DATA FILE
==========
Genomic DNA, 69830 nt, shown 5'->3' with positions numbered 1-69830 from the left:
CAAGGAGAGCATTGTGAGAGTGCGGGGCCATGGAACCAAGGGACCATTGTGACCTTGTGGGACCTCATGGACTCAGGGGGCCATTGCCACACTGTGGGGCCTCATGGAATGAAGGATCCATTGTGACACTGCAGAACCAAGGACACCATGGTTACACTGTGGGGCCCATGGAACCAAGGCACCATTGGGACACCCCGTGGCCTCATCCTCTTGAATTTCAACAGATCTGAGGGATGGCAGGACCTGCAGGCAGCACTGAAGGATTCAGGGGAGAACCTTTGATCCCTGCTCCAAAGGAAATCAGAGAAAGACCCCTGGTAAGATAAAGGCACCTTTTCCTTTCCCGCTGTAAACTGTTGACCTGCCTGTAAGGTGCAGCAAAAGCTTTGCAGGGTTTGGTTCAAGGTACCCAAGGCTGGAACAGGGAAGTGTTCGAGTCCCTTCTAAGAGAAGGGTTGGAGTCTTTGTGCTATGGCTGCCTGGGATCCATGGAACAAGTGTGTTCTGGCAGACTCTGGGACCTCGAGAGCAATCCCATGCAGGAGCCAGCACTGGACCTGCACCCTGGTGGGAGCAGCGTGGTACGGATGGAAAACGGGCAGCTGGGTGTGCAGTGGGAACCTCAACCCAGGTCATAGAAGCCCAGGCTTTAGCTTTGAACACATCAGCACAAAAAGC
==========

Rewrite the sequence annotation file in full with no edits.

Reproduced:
Genomic DNA, 69830 nt, shown 5'->3' with positions numbered 1-69830 from the left:
CAAGGAGAGCATTGTGAGAGTGCGGGGCCATGGAACCAAGGGACCATTGTGACCTTGTGGGACCTCATGGACTCAGGGGGCCATTGCCACACTGTGGGGCCTCATGGAATGAAGGATCCATTGTGACACTGCAGAACCAAGGACACCATGGTTACACTGTGGGGCCCATGGAACCAAGGCACCATTGGGACACCCCGTGGCCTCATCCTCTTGAATTTCAACAGATCTGAGGGATGGCAGGACCTGCAGGCAGCACTGAAGGATTCAGGGGAGAACCTTTGATCCCTGCTCCAAAGGAAATCAGAGAAAGACCCCTGGTAAGATAAAGGCACCTTTTCCTTTCCCGCTGTAAACTGTTGACCTGCCTGTAAGGTGCAGCAAAAGCTTTGCAGGGTTTGGTTCAAGGTACCCAAGGCTGGAACAGGGAAGTGTTCGAGTCCCTTCTAAGAGAAGGGTTGGAGTCTTTGTGCTATGGCTGCCTGGGATCCATGGAACAAGTGTGTTCTGGCAGACTCTGGGACCTCGAGAGCAATCCCATGCAGGAGCCAGCACTGGACCTGCACCCTGGTGGGAGCAGCGTGGTACGGATGGAAAACGGGCAGCTGGGTGTGCAGTGGGAACCTCAACCCAGGTCATAGAAGCCCAGGCTTTAGCTTTGAACACATCAGCACAAAAAGC